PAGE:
SEATTLE -- Tom Wilhelmsen's unique storyline with the Mariners took a new turn on Wednesday as the former bartender-turned-closer re-signed with the club on a one-year deal and joined the team in Detroit.Wilhelmsen had 67 saves and a 2.97 ERA for the Mariners from 2011-15. The right-hander had a 10.55
SEATTLE -- Tom Wilhelmsen's unique storyline with the Mariners took a new turn on Wednesday as the former bartender-turned-closer re-signed with the club on a one-year deal and joined the team in Detroit.
Wilhelmsen had 67 saves and a 2.97 ERA for the Mariners from 2011-15. The right-hander had a 10.55 ERA in 21 appearances with the Rangers, who acquired him from Seattle in the offseason. He was released by Texas last week after declining an outright to Triple-A in a move that forfeited about $1.8 million in remaining salary this season.
Wilhelmsen was immediately active on the Mariners' roster. Despite his struggles in Texas, general manager Jerry Dipoto said the club believes Wilhelmsen is "not very far removed from being a very good Major League pitcher."
"Of all the offseason moves we made, trading Tom was one of the most difficult," Dipoto said. "He was a very stable and controllable bullpen guy. He's comfortable here and we're glad to get him back."
Wilhelmsen allowed five or more runs in three of his relief appearances with the Rangers, but he is already putting his struggles in the rearview mirror.
"I don't think anything really [worked]," he said of his time in Texas. "You can look at it. It wasn't pretty. No, it was really hard to deal with. It was without a doubt the hardest stretch of my career. I could sit here and wonder why, but the best part about this move is that's over and done with, and there's no sense in looking back at it."
To make room for Wilhelmsen, Seattle optioned right-handed reliever Jonathan Aro to Triple-A Tacoma and transferred Charlie Furbush to the 60-day disabled list.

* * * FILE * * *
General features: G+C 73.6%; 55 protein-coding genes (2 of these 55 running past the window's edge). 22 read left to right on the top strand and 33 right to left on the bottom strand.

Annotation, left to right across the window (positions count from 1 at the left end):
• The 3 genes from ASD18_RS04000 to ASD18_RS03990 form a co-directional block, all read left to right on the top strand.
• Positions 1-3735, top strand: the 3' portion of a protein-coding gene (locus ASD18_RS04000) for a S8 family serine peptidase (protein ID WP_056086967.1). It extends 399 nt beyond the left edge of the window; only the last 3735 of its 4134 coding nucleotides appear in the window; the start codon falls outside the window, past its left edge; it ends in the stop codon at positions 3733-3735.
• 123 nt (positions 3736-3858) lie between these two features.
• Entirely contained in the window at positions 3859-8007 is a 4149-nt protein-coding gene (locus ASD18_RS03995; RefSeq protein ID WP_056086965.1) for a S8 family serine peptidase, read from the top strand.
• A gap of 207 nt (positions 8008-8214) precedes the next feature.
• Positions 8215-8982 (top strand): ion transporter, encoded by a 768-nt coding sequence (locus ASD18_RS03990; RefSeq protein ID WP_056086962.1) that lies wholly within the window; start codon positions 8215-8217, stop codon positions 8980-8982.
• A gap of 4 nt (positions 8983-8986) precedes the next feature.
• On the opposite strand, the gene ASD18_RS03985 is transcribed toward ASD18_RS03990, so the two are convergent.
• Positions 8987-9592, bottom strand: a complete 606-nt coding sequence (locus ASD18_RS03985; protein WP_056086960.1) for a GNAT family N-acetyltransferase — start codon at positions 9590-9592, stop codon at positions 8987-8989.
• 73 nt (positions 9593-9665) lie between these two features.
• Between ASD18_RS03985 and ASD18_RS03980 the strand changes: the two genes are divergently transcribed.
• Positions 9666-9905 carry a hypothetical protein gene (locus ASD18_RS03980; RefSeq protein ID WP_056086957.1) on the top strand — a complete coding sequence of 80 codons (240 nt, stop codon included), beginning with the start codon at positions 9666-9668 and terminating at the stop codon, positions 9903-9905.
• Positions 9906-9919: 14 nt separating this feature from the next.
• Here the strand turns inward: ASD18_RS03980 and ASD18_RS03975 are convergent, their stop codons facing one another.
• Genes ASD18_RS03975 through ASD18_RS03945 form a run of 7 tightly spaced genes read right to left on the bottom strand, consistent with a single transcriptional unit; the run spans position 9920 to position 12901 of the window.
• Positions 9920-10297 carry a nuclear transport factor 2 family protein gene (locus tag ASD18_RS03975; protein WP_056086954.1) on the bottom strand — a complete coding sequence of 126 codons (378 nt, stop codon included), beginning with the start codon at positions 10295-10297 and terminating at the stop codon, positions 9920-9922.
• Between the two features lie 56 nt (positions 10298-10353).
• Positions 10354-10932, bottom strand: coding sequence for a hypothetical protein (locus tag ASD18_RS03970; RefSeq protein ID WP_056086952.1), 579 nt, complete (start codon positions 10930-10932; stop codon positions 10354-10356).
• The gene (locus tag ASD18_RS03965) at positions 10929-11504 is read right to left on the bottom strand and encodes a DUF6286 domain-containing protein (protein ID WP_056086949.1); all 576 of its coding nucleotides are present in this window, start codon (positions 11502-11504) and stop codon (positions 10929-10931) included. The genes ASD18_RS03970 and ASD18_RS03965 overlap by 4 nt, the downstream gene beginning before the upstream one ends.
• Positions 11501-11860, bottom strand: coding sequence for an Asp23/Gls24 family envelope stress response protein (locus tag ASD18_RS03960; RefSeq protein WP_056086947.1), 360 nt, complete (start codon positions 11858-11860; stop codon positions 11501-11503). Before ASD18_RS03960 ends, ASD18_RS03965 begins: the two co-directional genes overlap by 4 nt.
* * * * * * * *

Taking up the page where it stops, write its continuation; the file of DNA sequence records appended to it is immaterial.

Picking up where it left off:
Wilhelmsen walked around the visitors' clubhouse before Wednesday's game against the Tigers with a smile on his face, just happy to be back in the place he calls home.
"No doubt, I was a little heartbroken when I got sent away, but that's the nature of the game and you move on from that," he said. "Unfortunately, it didn't work out for me, and ultimately, I want to be happy. There's nothing better than that, and I was mighty happy here in Seattle, and I'm even happier to be back."
Wilhelmsen was traded in November as part of a deal that sent outfielder James Jones and infielder Patrick Kivlehan to Texas in exchange for center fielder Leonys Martin and reliever Anthony Bass.
Wilhelmsen last pitched for the Rangers on June 13. Mariners manager Scott Servais had a chance to meet with him Wednesday morning and is happy to have the righty back in Seattle.
"Our bullpen should be in pretty good shape here tonight, so hopefully we won't need him tonight," Servais said. "You never know what happens after that, but hopefully we'll get a chance to get him off the mound."
Wilhelmsen said he was able to get some conditioning and light throwing in during his week and a half away from the game. He said his arm and body feel good and he is ready to go.
Greg Johns has covered the Mariners since 1997, and for MLB.com since 2011. Follow him on Twitter [
@GregJohnsMLB]() and listen to his podcast. Kyle Beery is a reporter for MLB.com based in Detroit.